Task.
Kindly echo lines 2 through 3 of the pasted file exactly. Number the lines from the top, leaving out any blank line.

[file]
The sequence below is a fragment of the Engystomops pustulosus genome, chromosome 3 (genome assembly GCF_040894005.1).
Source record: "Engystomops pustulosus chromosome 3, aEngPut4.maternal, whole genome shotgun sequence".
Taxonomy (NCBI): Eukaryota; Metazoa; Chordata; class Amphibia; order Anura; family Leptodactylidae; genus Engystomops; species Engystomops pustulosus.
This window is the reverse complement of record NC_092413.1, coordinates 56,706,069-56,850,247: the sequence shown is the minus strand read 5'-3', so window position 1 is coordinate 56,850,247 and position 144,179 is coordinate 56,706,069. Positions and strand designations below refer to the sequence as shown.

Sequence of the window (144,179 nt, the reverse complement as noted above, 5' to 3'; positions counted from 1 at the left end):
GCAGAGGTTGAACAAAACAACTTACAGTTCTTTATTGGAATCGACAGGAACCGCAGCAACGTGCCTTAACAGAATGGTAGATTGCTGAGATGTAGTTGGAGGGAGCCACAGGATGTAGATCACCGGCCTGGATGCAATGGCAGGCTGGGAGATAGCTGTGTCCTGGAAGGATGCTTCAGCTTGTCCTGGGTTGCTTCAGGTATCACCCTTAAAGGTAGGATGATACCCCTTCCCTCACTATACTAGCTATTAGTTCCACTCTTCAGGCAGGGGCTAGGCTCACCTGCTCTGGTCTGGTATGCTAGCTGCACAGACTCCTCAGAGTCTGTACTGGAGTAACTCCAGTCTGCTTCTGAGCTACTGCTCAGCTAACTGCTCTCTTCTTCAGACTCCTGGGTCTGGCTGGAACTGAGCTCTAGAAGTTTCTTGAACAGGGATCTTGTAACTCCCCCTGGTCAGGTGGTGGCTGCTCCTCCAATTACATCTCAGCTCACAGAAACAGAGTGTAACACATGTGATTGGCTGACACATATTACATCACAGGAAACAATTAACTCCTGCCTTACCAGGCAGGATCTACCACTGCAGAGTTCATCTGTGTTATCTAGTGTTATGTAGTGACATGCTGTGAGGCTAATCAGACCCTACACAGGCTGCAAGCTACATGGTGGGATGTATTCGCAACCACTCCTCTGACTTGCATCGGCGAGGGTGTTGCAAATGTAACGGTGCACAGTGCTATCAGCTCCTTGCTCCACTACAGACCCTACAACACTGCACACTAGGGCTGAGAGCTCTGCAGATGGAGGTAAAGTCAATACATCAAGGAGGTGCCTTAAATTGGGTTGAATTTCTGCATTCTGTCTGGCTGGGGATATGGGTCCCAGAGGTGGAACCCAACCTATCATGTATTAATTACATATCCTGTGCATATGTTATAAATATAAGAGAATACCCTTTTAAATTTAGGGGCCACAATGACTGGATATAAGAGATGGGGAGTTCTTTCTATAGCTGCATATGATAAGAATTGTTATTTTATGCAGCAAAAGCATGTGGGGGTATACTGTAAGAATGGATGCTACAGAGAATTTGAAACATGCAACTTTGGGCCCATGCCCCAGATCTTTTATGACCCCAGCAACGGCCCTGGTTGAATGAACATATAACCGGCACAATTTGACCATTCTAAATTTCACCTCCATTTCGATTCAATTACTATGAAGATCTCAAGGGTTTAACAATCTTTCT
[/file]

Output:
Source record: "Engystomops pustulosus chromosome 3, aEngPut4.maternal, whole genome shotgun sequence".
Taxonomy (NCBI): Eukaryota; Metazoa; Chordata; class Amphibia; order Anura; family Leptodactylidae; genus Engystomops; species Engystomops pustulosus.